Changed circumstances or changed conditions is typically applied when a party argues that modification or termination of a covenant has occurred, and is therefore no longer enforceable, because of changed conditions. It may also be called frustration of purpose, meaning the purpose of the covenant has been frustrated and is now valueless because of changes that have occurred since the covenant was adopted.
- Covenant is Valueless. "[I]n order to render a restrictive covenant unenforceable the change must be so great that it clearly neutralizes the benefits of the restriction to the point of defeating its purpose, or of such a nature that it renders the covenant valueless." Crimmins v. Simonds, 636 P.2d 478, 479 (1981). Thus, the test is stringent: relief is granted only if the purpose of the servitude can no longer be accomplished. When servitudes are terminated under this rule, it is ordinarily clear that the continuance of the servitude would serve no useful purpose and would create unnecessary harm to the owners in the development. See Restatement Third, Property (Servitudes) § 7.10 Com. a.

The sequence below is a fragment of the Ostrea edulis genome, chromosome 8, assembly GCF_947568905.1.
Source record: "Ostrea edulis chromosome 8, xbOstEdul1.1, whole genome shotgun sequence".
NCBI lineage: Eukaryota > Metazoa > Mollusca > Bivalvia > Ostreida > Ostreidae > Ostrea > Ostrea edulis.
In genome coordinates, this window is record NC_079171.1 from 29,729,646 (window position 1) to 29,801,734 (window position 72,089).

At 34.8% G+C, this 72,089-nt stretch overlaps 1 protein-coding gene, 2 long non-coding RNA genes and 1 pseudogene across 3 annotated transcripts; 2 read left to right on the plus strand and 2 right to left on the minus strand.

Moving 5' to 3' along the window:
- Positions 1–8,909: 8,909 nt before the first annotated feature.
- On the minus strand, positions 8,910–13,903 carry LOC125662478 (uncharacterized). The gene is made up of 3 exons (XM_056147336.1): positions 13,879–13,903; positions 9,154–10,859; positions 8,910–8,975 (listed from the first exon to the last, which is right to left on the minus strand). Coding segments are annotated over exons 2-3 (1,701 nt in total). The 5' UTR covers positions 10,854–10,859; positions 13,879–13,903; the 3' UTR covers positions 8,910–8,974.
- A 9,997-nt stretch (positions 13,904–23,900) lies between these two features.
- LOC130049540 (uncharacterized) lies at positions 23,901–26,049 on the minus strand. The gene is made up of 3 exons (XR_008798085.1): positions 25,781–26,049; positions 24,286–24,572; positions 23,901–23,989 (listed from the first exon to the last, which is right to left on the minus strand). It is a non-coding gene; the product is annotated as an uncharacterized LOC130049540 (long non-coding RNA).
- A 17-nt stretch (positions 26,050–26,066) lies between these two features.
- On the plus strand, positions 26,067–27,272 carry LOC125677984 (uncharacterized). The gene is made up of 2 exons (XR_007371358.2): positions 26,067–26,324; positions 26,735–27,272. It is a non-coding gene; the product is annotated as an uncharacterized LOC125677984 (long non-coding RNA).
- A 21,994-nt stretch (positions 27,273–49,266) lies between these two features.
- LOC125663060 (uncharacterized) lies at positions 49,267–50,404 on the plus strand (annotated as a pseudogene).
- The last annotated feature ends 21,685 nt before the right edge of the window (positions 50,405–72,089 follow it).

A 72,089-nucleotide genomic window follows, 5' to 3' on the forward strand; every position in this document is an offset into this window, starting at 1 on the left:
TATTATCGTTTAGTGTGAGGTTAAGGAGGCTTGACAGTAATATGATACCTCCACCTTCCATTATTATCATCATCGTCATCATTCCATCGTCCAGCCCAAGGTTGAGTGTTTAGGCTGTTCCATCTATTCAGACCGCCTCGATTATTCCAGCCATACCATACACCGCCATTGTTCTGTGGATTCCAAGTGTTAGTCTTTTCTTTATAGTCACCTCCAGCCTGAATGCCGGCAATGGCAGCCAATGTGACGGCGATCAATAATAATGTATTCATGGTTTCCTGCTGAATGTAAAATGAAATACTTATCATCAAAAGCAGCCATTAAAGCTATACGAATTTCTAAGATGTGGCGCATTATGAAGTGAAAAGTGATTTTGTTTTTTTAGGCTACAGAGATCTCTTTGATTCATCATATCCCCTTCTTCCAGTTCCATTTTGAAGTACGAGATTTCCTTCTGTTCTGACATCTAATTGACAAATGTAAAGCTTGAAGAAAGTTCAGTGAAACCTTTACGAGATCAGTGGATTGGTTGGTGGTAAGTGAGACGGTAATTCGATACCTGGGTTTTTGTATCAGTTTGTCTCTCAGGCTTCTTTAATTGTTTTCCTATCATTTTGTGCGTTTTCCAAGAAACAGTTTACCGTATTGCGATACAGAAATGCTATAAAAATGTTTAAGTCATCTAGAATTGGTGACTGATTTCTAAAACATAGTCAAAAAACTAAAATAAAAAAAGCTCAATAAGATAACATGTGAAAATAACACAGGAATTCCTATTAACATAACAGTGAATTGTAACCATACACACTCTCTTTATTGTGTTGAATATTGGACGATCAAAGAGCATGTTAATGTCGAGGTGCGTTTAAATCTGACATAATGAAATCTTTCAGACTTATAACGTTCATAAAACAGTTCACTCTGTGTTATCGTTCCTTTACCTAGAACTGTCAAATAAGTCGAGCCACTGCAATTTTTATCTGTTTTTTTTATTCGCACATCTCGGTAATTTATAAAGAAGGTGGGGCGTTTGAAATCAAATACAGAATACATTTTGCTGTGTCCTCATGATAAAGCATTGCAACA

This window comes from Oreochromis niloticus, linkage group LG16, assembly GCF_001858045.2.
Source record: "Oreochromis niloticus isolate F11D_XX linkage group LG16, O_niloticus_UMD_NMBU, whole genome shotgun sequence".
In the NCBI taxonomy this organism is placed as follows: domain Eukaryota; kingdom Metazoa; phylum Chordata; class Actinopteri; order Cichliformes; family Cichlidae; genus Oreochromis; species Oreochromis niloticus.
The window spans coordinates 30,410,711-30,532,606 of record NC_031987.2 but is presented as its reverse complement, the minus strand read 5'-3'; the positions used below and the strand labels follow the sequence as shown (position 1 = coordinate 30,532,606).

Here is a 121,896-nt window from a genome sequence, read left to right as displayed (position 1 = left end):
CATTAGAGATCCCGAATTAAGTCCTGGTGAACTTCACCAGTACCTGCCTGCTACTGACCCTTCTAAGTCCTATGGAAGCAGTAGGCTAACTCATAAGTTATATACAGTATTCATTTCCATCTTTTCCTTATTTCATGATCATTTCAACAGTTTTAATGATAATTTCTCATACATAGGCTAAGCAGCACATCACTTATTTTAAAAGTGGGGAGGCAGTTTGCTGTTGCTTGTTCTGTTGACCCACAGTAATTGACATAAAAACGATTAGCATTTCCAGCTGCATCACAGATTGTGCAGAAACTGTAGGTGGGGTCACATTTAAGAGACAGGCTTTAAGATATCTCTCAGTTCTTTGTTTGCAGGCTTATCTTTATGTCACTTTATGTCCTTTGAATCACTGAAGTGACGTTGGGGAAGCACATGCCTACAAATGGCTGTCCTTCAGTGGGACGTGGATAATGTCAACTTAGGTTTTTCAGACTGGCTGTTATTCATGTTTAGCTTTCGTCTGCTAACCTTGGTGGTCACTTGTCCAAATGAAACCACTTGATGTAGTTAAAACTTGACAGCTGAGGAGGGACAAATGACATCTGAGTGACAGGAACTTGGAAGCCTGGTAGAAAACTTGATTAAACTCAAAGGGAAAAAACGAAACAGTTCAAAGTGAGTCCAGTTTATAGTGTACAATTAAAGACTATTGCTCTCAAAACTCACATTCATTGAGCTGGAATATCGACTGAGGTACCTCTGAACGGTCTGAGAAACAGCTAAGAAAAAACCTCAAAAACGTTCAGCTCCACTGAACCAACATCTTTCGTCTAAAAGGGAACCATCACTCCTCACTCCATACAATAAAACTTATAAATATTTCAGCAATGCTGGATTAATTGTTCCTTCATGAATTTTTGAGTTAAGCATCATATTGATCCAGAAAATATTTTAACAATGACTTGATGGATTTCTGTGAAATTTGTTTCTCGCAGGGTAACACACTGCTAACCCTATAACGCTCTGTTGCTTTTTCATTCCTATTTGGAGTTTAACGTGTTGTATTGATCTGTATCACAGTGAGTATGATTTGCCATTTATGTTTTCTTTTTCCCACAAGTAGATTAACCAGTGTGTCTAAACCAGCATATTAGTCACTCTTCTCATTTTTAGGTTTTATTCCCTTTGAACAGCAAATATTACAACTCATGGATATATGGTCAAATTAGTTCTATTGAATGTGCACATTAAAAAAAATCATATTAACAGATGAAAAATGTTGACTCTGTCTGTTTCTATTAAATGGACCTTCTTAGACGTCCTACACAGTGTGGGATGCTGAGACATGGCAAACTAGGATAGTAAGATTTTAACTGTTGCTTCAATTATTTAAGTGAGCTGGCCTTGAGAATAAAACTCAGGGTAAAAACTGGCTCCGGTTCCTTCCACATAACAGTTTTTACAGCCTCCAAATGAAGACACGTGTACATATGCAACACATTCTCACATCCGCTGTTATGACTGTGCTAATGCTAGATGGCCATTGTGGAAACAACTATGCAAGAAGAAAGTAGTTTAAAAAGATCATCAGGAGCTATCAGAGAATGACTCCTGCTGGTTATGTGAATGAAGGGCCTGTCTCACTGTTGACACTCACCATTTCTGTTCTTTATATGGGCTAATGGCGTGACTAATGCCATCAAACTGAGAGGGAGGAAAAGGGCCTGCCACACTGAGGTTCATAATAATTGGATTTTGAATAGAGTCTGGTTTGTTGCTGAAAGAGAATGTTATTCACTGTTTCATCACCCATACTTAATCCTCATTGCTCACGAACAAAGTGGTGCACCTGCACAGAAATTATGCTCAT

- The Development Has Fundamentally Changed. "In addition, the existence of several breaches of a restrictive covenant does not justify refusal of enforcement unless the character of the neighborhood has changed." Id. at 480.
- Owners Are Entitled to Rely on Covenants. Courts are very reluctant to find changed circumstances because "[p]ersons who own property in a neighborhood subject to restrictive covenants are entitled to rely on the covenants according to their terms, even if some of their neighbors no longer desire their enforcement." Id. at 481. In fact, of the many changed-conditions cases that have produced appellate decisions,
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(For reference: 57-8 is the Condo Act, 57-8a is the Community Association Act, 16-6a is the Nonprofit Act)